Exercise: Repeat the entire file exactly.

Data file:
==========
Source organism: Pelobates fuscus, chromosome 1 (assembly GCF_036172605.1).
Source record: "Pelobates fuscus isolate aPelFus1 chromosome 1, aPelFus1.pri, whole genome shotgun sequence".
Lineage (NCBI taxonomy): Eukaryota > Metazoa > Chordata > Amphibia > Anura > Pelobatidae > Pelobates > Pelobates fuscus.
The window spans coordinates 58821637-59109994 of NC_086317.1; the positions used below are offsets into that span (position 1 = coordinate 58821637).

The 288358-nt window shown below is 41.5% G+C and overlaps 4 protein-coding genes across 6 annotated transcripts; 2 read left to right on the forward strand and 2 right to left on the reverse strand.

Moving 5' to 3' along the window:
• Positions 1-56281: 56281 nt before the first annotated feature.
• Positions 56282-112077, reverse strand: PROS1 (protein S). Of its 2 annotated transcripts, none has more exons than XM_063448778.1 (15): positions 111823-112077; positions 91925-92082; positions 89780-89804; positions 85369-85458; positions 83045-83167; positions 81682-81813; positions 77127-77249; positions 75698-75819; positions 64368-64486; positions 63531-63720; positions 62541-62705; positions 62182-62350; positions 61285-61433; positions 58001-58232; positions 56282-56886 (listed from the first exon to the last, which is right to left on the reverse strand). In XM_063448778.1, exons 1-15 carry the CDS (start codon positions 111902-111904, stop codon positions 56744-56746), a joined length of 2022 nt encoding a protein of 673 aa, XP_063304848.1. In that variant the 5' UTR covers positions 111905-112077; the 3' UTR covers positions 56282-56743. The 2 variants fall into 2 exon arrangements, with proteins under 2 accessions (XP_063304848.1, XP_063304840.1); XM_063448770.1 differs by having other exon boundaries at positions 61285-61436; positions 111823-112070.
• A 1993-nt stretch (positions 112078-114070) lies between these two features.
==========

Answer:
Source organism: Pelobates fuscus, chromosome 1 (assembly GCF_036172605.1).
Source record: "Pelobates fuscus isolate aPelFus1 chromosome 1, aPelFus1.pri, whole genome shotgun sequence".
Lineage (NCBI taxonomy): Eukaryota > Metazoa > Chordata > Amphibia > Anura > Pelobatidae > Pelobates > Pelobates fuscus.
The window spans coordinates 58821637-59109994 of NC_086317.1; the positions used below are offsets into that span (position 1 = coordinate 58821637).

The 288358-nt window shown below is 41.5% G+C and overlaps 4 protein-coding genes across 6 annotated transcripts; 2 read left to right on the forward strand and 2 right to left on the reverse strand.

Moving 5' to 3' along the window:
• Positions 1-56281: 56281 nt before the first annotated feature.
• Positions 56282-112077, reverse strand: PROS1 (protein S). Of its 2 annotated transcripts, none has more exons than XM_063448778.1 (15): positions 111823-112077; positions 91925-92082; positions 89780-89804; positions 85369-85458; positions 83045-83167; positions 81682-81813; positions 77127-77249; positions 75698-75819; positions 64368-64486; positions 63531-63720; positions 62541-62705; positions 62182-62350; positions 61285-61433; positions 58001-58232; positions 56282-56886 (listed from the first exon to the last, which is right to left on the reverse strand). In XM_063448778.1, exons 1-15 carry the CDS (start codon positions 111902-111904, stop codon positions 56744-56746), a joined length of 2022 nt encoding a protein of 673 aa, XP_063304848.1. In that variant the 5' UTR covers positions 111905-112077; the 3' UTR covers positions 56282-56743. The 2 variants fall into 2 exon arrangements, with proteins under 2 accessions (XP_063304848.1, XP_063304840.1); XM_063448770.1 differs by having other exon boundaries at positions 61285-61436; positions 111823-112070.
• A 1993-nt stretch (positions 112078-114070) lies between these two features.